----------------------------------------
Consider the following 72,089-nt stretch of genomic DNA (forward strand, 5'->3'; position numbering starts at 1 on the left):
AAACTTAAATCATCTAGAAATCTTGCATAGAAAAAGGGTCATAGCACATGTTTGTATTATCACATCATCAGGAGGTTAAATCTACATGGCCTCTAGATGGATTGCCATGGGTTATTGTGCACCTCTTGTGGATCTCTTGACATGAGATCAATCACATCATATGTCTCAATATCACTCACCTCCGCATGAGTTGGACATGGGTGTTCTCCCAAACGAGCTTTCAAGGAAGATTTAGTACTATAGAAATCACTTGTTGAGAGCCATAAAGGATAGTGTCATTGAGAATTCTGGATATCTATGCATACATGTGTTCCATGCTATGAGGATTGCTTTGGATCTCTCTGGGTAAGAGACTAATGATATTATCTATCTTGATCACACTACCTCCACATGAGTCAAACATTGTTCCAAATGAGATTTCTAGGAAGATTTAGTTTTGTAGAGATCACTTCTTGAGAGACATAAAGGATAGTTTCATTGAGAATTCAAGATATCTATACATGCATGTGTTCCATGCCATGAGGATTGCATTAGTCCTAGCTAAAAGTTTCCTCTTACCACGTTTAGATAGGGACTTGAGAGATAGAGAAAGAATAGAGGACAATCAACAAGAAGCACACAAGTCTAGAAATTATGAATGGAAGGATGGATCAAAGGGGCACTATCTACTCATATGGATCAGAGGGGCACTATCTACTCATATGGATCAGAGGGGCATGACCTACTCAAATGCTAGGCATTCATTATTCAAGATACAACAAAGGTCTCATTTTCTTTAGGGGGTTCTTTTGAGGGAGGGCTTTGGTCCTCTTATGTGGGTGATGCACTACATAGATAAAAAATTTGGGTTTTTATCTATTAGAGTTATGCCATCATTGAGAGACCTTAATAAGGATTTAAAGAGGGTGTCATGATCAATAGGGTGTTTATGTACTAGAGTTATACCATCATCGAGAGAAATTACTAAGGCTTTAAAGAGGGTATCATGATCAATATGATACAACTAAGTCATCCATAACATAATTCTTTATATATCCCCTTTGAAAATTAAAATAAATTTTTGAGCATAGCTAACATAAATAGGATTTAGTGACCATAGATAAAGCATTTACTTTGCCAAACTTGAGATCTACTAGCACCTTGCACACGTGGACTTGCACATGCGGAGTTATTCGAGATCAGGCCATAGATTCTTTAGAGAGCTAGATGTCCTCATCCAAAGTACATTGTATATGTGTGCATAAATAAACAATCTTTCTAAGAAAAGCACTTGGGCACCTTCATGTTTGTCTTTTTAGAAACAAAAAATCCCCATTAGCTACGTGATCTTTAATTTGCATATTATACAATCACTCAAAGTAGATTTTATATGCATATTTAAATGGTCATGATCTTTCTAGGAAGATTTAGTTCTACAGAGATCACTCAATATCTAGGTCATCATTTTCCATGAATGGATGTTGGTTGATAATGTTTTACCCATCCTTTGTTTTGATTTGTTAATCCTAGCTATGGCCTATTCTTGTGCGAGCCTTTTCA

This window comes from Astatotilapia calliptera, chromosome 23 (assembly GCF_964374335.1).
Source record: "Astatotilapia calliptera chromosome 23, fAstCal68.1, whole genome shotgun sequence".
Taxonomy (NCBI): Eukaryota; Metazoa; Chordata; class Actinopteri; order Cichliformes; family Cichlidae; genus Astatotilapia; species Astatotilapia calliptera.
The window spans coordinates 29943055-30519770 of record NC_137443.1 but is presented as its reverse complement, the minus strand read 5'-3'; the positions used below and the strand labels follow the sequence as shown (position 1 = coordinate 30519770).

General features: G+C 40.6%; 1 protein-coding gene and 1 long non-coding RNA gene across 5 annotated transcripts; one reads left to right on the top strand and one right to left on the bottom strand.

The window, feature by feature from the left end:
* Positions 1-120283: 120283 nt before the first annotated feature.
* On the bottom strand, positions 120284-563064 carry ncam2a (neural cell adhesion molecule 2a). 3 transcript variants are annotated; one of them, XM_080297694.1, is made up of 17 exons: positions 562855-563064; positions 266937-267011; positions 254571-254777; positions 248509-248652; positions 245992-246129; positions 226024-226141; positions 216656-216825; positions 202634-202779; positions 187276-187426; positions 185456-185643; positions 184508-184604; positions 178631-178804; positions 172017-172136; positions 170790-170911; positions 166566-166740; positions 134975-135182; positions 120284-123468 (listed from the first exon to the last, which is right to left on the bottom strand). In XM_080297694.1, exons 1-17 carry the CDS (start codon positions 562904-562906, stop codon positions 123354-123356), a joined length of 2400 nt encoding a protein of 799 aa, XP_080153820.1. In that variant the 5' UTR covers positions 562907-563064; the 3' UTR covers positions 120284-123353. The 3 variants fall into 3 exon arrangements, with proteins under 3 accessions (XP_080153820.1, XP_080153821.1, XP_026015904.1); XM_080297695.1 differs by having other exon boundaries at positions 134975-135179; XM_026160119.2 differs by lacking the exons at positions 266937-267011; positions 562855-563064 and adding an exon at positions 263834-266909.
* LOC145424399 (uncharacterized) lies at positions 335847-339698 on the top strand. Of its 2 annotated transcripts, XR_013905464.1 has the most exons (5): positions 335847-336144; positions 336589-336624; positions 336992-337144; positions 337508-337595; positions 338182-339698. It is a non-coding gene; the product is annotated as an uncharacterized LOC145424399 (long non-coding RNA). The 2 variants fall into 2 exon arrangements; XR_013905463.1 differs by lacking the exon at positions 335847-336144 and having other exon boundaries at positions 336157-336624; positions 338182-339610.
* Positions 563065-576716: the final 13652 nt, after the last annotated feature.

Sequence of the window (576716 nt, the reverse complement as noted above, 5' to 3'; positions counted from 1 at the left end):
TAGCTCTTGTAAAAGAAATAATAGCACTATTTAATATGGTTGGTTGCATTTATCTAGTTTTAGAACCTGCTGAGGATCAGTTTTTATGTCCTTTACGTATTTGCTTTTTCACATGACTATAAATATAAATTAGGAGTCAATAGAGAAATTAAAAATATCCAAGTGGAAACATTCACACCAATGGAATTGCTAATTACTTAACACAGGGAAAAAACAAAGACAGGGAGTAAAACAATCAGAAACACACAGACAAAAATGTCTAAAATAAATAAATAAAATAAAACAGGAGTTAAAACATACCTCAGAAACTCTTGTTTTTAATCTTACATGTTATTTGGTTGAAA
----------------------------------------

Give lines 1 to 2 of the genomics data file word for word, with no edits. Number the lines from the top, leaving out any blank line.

Consider the following 72,089-nt stretch of genomic DNA (forward strand, 5'->3'; position numbering starts at 1 on the left):
AAACTTAAATCATCTAGAAATCTTGCATAGAAAAAGGGTCATAGCACATGTTTGTATTATCACATCATCAGGAGGTTAAATCTACATGGCCTCTAGATGGATTGCCATGGGTTATTGTGCACCTCTTGTGGATCTCTTGACATGAGATCAATCACATCATATGTCTCAATATCACTCACCTCCGCATGAGTTGGACATGGGTGTTCTCCCAAACGAGCTTTCAAGGAAGATTTAGTACTATAGAAATCACTTGTTGAGAGCCATAAAGGATAGTGTCATTGAGAATTCTGGATATCTATGCATACATGTGTTCCATGCTATGAGGATTGCTTTGGATCTCTCTGGGTAAGAGACTAATGATATTATCTATCTTGATCACACTACCTCCACATGAGTCAAACATTGTTCCAAATGAGATTTCTAGGAAGATTTAGTTTTGTAGAGATCACTTCTTGAGAGACATAAAGGATAGTTTCATTGAGAATTCAAGATATCTATACATGCATGTGTTCCATGCCATGAGGATTGCATTAGTCCTAGCTAAAAGTTTCCTCTTACCACGTTTAGATAGGGACTTGAGAGATAGAGAAAGAATAGAGGACAATCAACAAGAAGCACACAAGTCTAGAAATTATGAATGGAAGGATGGATCAAAGGGGCACTATCTACTCATATGGATCAGAGGGGCACTATCTACTCATATGGATCAGAGGGGCATGACCTACTCAAATGCTAGGCATTCATTATTCAAGATACAACAAAGGTCTCATTTTCTTTAGGGGGTTCTTTTGAGGGAGGGCTTTGGTCCTCTTATGTGGGTGATGCACTACATAGATAAAAAATTTGGGTTTTTATCTATTAGAGTTATGCCATCATTGAGAGACCTTAATAAGGATTTAAAGAGGGTGTCATGATCAATAGGGTGTTTATGTACTAGAGTTATACCATCATCGAGAGAAATTACTAAGGCTTTAAAGAGGGTATCATGATCAATATGATACAACTAAGTCATCCATAACATAATTCTTTATATATCCCCTTTGAAAATTAAAATAAATTTTTGAGCATAGCTAACATAAATAGGATTTAGTGACCATAGATAAAGCATTTACTTTGCCAAACTTGAGATCTACTAGCACCTTGCACACGTGGACTTGCACATGCGGAGTTATTCGAGATCAGGCCATAGATTCTTTAGAGAGCTAGATGTCCTCATCCAAAGTACATTGTATATGTGTGCATAAATAAACAATCTTTCTAAGAAAAGCACTTGGGCACCTTCATGTTTGTCTTTTTAGAAACAAAAAATCCCCATTAGCTACGTGATCTTTAATTTGCATATTATACAATCACTCAAAGTAGATTTTATATGCATATTTAAATGGTCATGATCTTTCTAGGAAGATTTAGTTCTACAGAGATCACTCAATATCTAGGTCATCATTTTCCATGAATGGATGTTGGTTGATAATGTTTTACCCATCCTTTGTTTTGATTTGTTAATCCTAGCTATGGCCTATTCTTGTGCGAGCCTTTTCA